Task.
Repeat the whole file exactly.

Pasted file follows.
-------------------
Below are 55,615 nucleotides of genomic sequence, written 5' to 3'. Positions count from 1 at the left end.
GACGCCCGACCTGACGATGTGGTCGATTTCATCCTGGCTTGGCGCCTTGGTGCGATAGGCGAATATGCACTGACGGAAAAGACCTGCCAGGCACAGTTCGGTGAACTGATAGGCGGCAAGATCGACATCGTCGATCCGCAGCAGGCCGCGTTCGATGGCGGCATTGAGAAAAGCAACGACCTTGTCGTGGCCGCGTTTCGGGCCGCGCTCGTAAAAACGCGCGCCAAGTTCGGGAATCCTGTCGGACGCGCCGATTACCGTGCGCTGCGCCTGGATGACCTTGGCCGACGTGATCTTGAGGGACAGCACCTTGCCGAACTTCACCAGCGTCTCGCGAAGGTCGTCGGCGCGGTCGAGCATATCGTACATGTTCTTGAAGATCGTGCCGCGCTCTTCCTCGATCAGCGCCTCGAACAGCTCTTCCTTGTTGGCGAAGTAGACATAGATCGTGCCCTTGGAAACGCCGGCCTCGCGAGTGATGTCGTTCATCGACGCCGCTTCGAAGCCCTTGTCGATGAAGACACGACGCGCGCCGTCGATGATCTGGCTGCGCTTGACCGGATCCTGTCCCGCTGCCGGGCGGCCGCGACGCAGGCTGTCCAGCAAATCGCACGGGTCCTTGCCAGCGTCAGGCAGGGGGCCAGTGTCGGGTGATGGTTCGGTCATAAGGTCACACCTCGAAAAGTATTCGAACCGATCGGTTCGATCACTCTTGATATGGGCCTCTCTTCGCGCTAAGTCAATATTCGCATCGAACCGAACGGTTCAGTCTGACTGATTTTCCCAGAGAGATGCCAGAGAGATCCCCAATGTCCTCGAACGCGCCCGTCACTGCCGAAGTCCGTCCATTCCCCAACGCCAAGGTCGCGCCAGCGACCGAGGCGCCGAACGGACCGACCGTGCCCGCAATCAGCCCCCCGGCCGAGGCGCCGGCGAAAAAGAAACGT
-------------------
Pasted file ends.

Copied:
Below are 55,615 nucleotides of genomic sequence, written 5' to 3'. Positions count from 1 at the left end.
GACGCCCGACCTGACGATGTGGTCGATTTCATCCTGGCTTGGCGCCTTGGTGCGATAGGCGAATATGCACTGACGGAAAAGACCTGCCAGGCACAGTTCGGTGAACTGATAGGCGGCAAGATCGACATCGTCGATCCGCAGCAGGCCGCGTTCGATGGCGGCATTGAGAAAAGCAACGACCTTGTCGTGGCCGCGTTTCGGGCCGCGCTCGTAAAAACGCGCGCCAAGTTCGGGAATCCTGTCGGACGCGCCGATTACCGTGCGCTGCGCCTGGATGACCTTGGCCGACGTGATCTTGAGGGACAGCACCTTGCCGAACTTCACCAGCGTCTCGCGAAGGTCGTCGGCGCGGTCGAGCATATCGTACATGTTCTTGAAGATCGTGCCGCGCTCTTCCTCGATCAGCGCCTCGAACAGCTCTTCCTTGTTGGCGAAGTAGACATAGATCGTGCCCTTGGAAACGCCGGCCTCGCGAGTGATGTCGTTCATCGACGCCGCTTCGAAGCCCTTGTCGATGAAGACACGACGCGCGCCGTCGATGATCTGGCTGCGCTTGACCGGATCCTGTCCCGCTGCCGGGCGGCCGCGACGCAGGCTGTCCAGCAAATCGCACGGGTCCTTGCCAGCGTCAGGCAGGGGGCCAGTGTCGGGTGATGGTTCGGTCATAAGGTCACACCTCGAAAAGTATTCGAACCGATCGGTTCGATCACTCTTGATATGGGCCTCTCTTCGCGCTAAGTCAATATTCGCATCGAACCGAACGGTTCAGTCTGACTGATTTTCCCAGAGAGATGCCAGAGAGATCCCCAATGTCCTCGAACGCGCCCGTCACTGCCGAAGTCCGTCCATTCCCCAACGCCAAGGTCGCGCCAGCGACCGAGGCGCCGAACGGACCGACCGTGCCCGCAATCAGCCCCCCGGCCGAGGCGCCGGCGAAAAAGAAACGT